DEPARTMENT HIRES A FULL-
TIME PSYCHOLOGIST.
Booze, whores and gambling?
Sounds like a night at The Hawk
but probably way more fun.
THE LAWRENCE CITY
COMMISSION CONSIDERS A
PROPOSAL THAT WOULD BAN
CELL PHONE USE WHILE DRIVING.
Which is more
effective, riots
or rosaries? The
debate ends
here, and smart
moneys on
riots.
KU GRADUATE STUDENT RICHARD
FRIESNER ONLY COMPLETES 1/3 OF HIS
PROPOSED THREE-DAY MARATHON ON
JAYHAWK BOULEVARD TO RAISE MONEY
FOR JUBILEE CAFE.
The homeless be damned,
we didnt give you a dollar for
one measly day of running.
Get back out there, or you
owe us $.667.
THE PHOENIX SUNS COME BACK FROM 3-1
PLAYOFF SERIES DEFICIT TO STUN KOBE BRYANT
AND THE LAKERS.
I feel violated, Bryant said
after the loss.I feel like
some high-prole thug bent
me over in a hotel room and
raped me of my dignity.
AFTER A 10-
SEASON RUN,
THE SEMINAL
WB SMASH 7TH
HEAVEN AIRS ITS
FINAL EPISODE.
Appropriately, the series
ends with the Rapture; the
entire Camden crew ascends
gloriously toward heaven,
except youngest daughter
Ruthie, who in a Dallas-like
twist reveals herself as the
Anti-Christ and enslaves
the sorry, sinful remains of
mankind.
HAWK TOPICS CO-AUTHOR CHRIS RAINE
RECEIVES FIELD-SOBRIETY TEST, SPEEDING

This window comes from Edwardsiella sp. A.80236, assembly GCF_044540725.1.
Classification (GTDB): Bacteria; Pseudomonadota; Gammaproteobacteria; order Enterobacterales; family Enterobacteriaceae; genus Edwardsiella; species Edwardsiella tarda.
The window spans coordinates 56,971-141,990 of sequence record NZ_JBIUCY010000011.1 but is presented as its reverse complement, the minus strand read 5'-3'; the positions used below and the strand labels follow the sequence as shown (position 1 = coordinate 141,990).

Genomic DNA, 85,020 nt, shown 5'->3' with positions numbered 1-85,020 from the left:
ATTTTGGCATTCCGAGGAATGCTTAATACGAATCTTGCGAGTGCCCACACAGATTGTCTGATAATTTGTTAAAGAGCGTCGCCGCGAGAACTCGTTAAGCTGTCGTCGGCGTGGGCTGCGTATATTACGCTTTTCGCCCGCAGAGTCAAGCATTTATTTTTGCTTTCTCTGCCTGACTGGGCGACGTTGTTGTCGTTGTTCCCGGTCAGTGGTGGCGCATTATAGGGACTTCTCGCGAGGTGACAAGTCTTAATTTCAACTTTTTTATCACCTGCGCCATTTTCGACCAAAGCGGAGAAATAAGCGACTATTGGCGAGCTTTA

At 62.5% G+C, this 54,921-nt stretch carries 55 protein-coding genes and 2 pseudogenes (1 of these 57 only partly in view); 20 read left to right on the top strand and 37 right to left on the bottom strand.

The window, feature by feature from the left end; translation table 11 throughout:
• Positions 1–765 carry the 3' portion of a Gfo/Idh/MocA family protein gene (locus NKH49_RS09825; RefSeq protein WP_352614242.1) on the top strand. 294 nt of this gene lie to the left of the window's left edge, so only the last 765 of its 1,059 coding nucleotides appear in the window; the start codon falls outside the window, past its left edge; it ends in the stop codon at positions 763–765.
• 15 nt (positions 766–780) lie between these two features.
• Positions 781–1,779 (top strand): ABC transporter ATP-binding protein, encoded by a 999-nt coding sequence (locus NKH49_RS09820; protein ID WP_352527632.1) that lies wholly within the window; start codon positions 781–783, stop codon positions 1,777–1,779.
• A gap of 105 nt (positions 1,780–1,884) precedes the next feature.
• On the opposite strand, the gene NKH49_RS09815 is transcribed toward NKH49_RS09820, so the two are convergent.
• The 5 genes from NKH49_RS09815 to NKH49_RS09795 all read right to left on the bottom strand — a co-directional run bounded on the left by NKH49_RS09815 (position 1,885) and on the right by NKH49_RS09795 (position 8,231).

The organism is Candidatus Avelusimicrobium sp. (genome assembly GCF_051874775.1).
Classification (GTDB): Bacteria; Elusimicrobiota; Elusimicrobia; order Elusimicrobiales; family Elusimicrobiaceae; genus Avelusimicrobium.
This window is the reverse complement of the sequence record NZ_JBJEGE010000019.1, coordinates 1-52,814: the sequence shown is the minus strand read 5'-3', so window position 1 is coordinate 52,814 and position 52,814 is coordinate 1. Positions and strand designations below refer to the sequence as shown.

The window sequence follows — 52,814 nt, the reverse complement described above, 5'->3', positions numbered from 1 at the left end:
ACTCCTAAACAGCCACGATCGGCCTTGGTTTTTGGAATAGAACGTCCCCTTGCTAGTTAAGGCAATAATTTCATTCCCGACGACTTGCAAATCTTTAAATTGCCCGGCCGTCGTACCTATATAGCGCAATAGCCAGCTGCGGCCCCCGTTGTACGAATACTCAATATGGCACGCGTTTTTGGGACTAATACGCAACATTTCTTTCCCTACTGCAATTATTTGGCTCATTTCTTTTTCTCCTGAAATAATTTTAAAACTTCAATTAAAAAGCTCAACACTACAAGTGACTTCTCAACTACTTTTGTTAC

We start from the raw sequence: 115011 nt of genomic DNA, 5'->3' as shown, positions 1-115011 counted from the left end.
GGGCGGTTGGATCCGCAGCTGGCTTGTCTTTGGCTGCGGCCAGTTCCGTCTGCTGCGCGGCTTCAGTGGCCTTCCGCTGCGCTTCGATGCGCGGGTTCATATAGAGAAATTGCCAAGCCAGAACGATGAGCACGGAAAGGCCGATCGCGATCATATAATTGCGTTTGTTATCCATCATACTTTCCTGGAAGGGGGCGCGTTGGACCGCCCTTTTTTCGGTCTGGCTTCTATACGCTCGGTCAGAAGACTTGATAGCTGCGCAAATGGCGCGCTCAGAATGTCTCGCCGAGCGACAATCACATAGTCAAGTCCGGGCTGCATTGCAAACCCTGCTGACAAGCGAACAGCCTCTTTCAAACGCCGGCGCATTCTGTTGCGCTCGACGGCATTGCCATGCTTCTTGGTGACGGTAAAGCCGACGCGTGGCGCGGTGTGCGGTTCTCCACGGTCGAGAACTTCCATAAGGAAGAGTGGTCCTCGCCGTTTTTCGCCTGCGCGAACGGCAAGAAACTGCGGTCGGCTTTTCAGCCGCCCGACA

TICKET EARLY SUNDAY MORNING.
CATHOLIC CARDINALS
URGE BOYCOTT, LEGAL
ACTION AGAINST THE
MOVIE THE DA VINCI
CODE.
Further Commission efforts
to reduce driver distractions
should include the
prohibition of middle-aged
women bending over in their
ower beds.
FRANCO-ISLAMIST ZACARIAS
MOUSSAOUI AVOIDS THE DEATH
PENALTY, RECEIVES LIFE SENTENCE
FOR HIS ROLE IN THE 9/11 ATTACKS.
As a further punishment, the US government plans to
subject Moussaoui to the worst of what Western culture has
to offer, namely, a week-long regimen of Bull-Hawk-Wheel!
NOTICE
So now psychologist is what were calling
the undergrad who takes tests for the
football team?
7
10
Chris Raine and Dave Ruigh
Raine (Hands over ID): Hello, ofcer. Im
sure we can avoid any unpleasantries
Im Chris Raine you know, Hawk
Topics? ... Every Thursday in the Jayplay?
No?
Nothing? Really? You
dont read Hawk Topics ...
Really?
Ofcer: (Reaches for mace)
16

JAYPLAY 05.11.2006
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aI promoIiohs@kahsah.com or 864-4358.